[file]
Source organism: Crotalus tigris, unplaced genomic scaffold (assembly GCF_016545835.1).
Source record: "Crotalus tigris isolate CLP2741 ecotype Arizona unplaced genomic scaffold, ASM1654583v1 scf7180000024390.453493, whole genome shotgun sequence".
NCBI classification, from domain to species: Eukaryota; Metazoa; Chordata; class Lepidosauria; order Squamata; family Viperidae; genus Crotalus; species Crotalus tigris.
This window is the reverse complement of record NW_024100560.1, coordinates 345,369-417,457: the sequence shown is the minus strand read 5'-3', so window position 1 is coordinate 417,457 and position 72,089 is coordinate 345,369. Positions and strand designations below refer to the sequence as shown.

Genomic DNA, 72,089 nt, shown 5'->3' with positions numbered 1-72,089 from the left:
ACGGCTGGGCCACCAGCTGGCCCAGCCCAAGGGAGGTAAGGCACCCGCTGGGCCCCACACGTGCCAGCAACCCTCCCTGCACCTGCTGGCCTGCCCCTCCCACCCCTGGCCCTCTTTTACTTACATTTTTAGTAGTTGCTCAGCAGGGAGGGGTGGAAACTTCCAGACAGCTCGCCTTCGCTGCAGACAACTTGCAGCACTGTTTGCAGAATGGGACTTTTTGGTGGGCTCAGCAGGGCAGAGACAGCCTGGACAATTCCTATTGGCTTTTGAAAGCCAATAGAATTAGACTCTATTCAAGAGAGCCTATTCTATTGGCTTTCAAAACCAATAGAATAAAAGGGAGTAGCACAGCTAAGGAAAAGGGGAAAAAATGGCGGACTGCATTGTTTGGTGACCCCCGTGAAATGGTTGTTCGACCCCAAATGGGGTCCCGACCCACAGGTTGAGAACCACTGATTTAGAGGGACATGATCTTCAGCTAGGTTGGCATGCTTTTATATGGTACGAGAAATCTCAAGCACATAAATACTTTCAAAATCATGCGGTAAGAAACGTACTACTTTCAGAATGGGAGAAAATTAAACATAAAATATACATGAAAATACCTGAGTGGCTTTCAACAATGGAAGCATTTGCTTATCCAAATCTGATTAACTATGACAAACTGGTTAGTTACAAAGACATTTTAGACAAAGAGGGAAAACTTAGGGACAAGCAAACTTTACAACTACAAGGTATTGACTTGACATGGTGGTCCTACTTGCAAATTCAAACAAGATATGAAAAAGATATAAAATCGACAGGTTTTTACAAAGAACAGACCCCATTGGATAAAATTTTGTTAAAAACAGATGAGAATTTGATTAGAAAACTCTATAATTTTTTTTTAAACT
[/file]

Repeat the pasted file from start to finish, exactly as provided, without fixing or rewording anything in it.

Source organism: Crotalus tigris, unplaced genomic scaffold (assembly GCF_016545835.1).
Source record: "Crotalus tigris isolate CLP2741 ecotype Arizona unplaced genomic scaffold, ASM1654583v1 scf7180000024390.453493, whole genome shotgun sequence".
NCBI classification, from domain to species: Eukaryota; Metazoa; Chordata; class Lepidosauria; order Squamata; family Viperidae; genus Crotalus; species Crotalus tigris.
This window is the reverse complement of record NW_024100560.1, coordinates 345,369-417,457: the sequence shown is the minus strand read 5'-3', so window position 1 is coordinate 417,457 and position 72,089 is coordinate 345,369. Positions and strand designations below refer to the sequence as shown.

Genomic DNA, 72,089 nt, shown 5'->3' with positions numbered 1-72,089 from the left:
ACGGCTGGGCCACCAGCTGGCCCAGCCCAAGGGAGGTAAGGCACCCGCTGGGCCCCACACGTGCCAGCAACCCTCCCTGCACCTGCTGGCCTGCCCCTCCCACCCCTGGCCCTCTTTTACTTACATTTTTAGTAGTTGCTCAGCAGGGAGGGGTGGAAACTTCCAGACAGCTCGCCTTCGCTGCAGACAACTTGCAGCACTGTTTGCAGAATGGGACTTTTTGGTGGGCTCAGCAGGGCAGAGACAGCCTGGACAATTCCTATTGGCTTTTGAAAGCCAATAGAATTAGACTCTATTCAAGAGAGCCTATTCTATTGGCTTTCAAAACCAATAGAATAAAAGGGAGTAGCACAGCTAAGGAAAAGGGGAAAAAATGGCGGACTGCATTGTTTGGTGACCCCCGTGAAATGGTTGTTCGACCCCAAATGGGGTCCCGACCCACAGGTTGAGAACCACTGATTTAGAGGGACATGATCTTCAGCTAGGTTGGCATGCTTTTATATGGTACGAGAAATCTCAAGCACATAAATACTTTCAAAATCATGCGGTAAGAAACGTACTACTTTCAGAATGGGAGAAAATTAAACATAAAATATACATGAAAATACCTGAGTGGCTTTCAACAATGGAAGCATTTGCTTATCCAAATCTGATTAACTATGACAAACTGGTTAGTTACAAAGACATTTTAGACAAAGAGGGAAAACTTAGGGACAAGCAAACTTTACAACTACAAGGTATTGACTTGACATGGTGGTCCTACTTGCAAATTCAAACAAGATATGAAAAAGATATAAAATCGACAGGTTTTTACAAAGAACAGACCCCATTGGATAAAATTTTGTTAAAAACAGATGAGAATTTGATTAGAAAACTCTATAATTTTTTTTTAAACT